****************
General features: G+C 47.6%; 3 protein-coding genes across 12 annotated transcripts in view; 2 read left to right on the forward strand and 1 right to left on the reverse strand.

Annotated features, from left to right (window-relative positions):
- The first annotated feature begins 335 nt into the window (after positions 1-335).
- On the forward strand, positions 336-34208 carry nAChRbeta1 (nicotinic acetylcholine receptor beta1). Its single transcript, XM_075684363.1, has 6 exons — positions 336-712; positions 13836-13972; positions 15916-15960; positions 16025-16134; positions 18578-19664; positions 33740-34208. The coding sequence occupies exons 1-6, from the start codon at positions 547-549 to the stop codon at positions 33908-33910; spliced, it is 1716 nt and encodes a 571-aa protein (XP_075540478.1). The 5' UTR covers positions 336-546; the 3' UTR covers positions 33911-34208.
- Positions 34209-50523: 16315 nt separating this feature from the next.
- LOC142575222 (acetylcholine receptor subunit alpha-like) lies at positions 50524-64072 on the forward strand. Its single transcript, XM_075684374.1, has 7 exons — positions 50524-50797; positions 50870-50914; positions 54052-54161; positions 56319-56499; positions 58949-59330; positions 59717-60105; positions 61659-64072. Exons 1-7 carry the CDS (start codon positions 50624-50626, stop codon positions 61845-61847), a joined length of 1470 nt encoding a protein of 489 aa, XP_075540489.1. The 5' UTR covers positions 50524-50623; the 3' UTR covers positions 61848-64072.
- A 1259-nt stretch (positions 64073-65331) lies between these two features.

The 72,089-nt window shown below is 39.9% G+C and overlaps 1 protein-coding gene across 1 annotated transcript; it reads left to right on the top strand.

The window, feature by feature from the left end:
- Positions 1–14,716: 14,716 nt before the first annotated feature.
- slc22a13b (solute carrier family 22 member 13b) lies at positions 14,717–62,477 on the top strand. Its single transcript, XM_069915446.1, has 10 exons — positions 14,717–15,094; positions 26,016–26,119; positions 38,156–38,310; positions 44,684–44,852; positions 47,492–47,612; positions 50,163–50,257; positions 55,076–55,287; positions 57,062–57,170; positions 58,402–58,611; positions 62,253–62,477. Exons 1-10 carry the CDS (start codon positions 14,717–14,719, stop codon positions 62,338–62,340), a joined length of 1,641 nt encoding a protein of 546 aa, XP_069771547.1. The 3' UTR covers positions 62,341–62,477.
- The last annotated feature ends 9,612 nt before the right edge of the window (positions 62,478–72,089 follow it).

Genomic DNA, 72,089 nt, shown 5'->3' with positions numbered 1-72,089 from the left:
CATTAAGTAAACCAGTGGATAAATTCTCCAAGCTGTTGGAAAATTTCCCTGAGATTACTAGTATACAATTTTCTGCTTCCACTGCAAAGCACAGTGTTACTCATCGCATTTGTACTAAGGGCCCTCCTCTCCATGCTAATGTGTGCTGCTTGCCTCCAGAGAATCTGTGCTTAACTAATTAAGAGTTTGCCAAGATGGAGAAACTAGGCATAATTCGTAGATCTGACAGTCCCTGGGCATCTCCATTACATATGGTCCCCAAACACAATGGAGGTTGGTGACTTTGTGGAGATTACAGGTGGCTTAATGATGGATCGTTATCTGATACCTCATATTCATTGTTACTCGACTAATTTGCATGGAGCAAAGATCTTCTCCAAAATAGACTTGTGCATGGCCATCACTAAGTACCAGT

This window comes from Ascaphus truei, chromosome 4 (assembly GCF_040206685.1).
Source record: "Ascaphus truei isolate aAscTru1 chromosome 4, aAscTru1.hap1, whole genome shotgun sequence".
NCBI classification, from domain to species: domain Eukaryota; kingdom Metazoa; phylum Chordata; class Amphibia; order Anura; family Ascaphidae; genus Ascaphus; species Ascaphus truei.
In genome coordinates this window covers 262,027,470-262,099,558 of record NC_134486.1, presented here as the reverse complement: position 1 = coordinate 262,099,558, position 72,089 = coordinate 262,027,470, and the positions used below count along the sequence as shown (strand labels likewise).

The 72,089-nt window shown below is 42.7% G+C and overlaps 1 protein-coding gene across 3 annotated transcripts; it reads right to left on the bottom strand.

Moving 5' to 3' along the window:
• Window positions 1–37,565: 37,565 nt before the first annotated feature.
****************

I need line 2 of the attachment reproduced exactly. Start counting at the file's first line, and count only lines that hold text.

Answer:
Annotated features, from left to right (window-relative positions):